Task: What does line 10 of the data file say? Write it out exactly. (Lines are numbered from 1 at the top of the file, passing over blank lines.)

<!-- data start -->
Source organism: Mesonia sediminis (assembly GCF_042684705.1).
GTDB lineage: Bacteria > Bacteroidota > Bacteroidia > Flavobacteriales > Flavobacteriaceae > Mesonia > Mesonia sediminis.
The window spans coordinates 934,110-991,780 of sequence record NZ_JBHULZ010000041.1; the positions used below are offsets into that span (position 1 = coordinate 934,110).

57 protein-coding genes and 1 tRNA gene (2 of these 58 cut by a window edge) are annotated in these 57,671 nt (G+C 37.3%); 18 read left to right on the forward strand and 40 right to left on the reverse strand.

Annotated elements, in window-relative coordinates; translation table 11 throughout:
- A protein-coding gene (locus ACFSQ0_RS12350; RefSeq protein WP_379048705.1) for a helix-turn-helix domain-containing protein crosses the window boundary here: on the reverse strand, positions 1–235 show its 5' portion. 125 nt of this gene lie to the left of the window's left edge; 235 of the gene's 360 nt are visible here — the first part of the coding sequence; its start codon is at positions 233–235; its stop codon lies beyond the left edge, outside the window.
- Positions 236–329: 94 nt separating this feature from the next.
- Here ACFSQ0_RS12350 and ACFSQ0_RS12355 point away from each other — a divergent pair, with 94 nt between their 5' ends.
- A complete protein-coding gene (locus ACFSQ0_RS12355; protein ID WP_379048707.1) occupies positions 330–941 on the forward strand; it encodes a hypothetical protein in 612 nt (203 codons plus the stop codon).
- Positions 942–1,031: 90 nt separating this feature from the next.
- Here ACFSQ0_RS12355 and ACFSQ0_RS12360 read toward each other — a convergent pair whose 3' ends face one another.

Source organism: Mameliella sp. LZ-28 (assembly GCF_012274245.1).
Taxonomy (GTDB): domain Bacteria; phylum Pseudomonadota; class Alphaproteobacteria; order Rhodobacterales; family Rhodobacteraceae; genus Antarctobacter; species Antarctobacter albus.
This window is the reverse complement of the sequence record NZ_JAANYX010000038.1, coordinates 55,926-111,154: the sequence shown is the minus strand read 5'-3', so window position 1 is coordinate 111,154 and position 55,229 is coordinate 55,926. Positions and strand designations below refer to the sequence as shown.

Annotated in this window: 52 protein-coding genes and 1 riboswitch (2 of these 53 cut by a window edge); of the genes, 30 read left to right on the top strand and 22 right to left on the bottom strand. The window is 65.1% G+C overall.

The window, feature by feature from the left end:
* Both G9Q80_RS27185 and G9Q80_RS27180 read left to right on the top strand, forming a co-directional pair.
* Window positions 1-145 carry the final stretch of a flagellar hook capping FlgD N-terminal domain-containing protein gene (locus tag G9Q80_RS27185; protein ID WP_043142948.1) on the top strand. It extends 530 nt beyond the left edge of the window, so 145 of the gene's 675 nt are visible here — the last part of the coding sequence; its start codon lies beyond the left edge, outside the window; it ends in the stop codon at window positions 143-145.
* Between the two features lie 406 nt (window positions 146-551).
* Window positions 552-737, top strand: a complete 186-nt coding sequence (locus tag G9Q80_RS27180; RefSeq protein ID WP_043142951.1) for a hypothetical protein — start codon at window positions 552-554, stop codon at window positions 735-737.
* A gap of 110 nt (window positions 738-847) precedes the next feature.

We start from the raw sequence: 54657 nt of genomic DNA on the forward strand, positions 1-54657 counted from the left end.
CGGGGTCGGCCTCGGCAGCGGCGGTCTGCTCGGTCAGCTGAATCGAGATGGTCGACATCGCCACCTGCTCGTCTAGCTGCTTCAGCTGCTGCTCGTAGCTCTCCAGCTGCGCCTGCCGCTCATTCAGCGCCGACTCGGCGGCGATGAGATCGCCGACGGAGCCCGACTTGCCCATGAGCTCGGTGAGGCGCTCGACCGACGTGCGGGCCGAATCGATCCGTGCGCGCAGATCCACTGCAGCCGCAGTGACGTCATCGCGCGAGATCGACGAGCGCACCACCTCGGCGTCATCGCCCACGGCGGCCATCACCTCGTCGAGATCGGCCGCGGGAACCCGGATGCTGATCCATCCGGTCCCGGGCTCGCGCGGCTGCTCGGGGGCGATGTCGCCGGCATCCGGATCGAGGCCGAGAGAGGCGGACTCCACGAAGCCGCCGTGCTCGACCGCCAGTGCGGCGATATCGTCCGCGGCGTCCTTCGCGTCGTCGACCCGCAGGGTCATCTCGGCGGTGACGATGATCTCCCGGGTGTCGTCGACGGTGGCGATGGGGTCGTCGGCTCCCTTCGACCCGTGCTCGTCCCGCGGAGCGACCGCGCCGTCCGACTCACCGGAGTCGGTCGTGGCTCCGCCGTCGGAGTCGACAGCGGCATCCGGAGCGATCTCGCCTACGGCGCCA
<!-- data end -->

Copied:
- Positions 942–1,031: 90 nt separating this feature from the next.